By the time I reached Saint-Jean-le-Blanc, there were no longer any English there, as if they had fled in fear as Jeanne approached. But I could see them to the south and to the west, where they had gathered by the Augustins. And then, before our other forces could leave the island and assemble, the English thundered toward us, attacking with shouts and cries and stamping of hooves. The noise was so deafening I dropped Yarrow’s reins and grabbed at my ears, and I was so horrified to see the sudden avalanche of men bearing down upon us that I could not move. Yarrow was horrified, too, I think, for I felt her trembling under me, though she bravely did not flee.

“Go back, Gabrielle!” Pierre shouted, wheeling his horse around to face Yarrow, whose nostrils were flaring with terror. “This is no place for you! You should not have followed me. Go back!”

But I was too frightened to leave his side, and I urged poor Yarrow closer to him, till her flank touched his leg. An odd metallic taste filled my dry mouth and throat and I wondered if Jeanne felt the same, or if she was stronger in this than I. The English swirled around us, lances, swords, and arrows thickly thrusting, flying, and cruelly piercing when they found their marks. Then an Englishman near me turned his horse so sharply to face me that the horse reared. The man waved a mace, and I closed my eyes and lay against Yarrow’s neck, crying out silently—at least I think I was silent—to God and Our Lady to save us.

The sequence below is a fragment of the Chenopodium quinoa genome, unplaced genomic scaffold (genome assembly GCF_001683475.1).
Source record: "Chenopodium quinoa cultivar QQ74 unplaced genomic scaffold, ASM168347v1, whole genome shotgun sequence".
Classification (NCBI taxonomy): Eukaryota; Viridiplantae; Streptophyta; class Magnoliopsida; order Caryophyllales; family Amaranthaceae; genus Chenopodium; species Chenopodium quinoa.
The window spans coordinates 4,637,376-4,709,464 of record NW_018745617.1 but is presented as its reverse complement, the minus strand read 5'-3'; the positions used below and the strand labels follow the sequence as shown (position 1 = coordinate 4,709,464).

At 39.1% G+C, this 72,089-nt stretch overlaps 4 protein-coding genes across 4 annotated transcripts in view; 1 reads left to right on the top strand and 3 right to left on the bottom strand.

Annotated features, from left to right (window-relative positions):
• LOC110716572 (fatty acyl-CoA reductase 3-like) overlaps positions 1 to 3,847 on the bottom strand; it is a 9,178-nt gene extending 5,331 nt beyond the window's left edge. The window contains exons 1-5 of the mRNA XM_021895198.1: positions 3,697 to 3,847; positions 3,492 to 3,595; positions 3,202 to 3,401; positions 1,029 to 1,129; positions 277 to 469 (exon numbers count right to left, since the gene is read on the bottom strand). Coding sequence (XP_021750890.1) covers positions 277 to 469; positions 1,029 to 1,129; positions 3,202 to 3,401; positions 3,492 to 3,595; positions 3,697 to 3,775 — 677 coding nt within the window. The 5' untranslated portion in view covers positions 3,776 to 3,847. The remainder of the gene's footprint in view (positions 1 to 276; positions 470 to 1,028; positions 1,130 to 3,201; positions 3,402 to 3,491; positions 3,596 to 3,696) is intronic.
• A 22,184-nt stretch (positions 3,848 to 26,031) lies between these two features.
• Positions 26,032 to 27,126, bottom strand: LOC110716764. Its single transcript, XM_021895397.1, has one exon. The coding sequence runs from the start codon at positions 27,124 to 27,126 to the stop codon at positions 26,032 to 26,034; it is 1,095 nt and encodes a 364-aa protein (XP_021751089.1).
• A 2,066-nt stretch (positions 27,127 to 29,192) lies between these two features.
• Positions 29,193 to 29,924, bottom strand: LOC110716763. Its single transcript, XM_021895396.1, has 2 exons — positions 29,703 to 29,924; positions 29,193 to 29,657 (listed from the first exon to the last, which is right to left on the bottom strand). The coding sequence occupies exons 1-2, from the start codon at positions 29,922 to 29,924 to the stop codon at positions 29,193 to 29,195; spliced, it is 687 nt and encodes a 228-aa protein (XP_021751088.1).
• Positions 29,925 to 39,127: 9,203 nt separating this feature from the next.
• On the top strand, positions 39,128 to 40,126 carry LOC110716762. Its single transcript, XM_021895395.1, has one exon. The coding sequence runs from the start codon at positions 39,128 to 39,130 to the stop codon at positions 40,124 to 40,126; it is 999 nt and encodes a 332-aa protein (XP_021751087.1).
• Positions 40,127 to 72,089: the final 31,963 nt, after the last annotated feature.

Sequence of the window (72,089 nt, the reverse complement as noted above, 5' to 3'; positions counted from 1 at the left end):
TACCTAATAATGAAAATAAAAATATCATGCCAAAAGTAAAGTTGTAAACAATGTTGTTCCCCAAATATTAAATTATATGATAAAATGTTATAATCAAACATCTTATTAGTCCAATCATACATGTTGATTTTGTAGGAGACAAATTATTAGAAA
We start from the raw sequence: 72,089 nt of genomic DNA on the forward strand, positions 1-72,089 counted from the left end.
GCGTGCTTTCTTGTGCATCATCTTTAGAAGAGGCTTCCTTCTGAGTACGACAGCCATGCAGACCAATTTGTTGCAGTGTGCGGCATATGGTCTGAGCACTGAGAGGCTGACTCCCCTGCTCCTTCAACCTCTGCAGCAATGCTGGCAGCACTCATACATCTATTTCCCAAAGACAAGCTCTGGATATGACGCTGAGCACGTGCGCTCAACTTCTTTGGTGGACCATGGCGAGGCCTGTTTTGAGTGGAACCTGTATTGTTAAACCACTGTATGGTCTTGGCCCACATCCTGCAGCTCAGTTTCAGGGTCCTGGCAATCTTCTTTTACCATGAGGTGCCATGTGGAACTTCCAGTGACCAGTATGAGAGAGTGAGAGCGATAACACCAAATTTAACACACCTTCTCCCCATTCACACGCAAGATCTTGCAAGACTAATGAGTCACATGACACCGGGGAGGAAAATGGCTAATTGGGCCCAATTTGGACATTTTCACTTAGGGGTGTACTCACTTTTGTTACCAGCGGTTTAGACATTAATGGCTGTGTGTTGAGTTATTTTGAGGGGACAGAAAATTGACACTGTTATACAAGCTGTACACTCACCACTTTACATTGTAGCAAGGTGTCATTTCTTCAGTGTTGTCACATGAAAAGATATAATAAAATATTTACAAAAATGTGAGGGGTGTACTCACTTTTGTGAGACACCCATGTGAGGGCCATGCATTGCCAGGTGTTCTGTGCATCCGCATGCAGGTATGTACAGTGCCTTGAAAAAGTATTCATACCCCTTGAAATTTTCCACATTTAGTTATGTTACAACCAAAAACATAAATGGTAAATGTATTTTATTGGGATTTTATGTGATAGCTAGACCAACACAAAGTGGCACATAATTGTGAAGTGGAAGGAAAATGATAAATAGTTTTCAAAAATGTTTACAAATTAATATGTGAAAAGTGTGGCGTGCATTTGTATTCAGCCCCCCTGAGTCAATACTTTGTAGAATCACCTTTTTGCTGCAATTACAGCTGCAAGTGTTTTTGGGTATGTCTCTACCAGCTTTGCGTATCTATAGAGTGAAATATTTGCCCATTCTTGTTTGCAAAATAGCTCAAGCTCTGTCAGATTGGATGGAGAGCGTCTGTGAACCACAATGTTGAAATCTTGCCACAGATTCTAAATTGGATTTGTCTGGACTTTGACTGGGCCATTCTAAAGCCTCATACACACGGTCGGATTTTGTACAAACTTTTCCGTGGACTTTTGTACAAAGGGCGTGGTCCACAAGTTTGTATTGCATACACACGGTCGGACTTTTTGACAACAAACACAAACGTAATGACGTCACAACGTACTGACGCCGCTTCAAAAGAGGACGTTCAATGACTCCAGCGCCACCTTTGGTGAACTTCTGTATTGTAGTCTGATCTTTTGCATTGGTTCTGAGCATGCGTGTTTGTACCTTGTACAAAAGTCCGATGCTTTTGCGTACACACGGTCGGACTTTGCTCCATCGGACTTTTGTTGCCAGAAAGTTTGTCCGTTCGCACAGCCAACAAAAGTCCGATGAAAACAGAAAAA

The next thing I knew, Yarrow moved, and I opened my eyes to see that Pierre had seized her bridle and pulled her away. The Englishman and his horse were no longer in sight; I was surrounded by Frenchmen again, and, much to my relief, we all galloped back across the boat-bridge to the island, where most of our men were still waiting. The English did not follow, and I wondered if the battle was over and we had lost it. I am ashamed to say I hardly cared, but wished that it was done. Then a shout rose from the southern shore, and I saw that Jeanne and one of the captains—Greensnake Gilles de Rais, I think it was—had turned toward the Augustins again. “Armagnac whore!” the English shouted, hurling names at Jeanne in bad French, but not so bad that I could not understand: “Cowherd—peasant—limb of Satan!” I saw Jeanne’s mouth compress into a thin, angry line—no tears this time—and she called across to us. “Go forward boldly in the name of God!” Our French troops roared back in joy to hear her words and see her, and I was so swept up in their courageous cries and in the motion of their brave charge off the island that my fear dried up inside me and I followed them.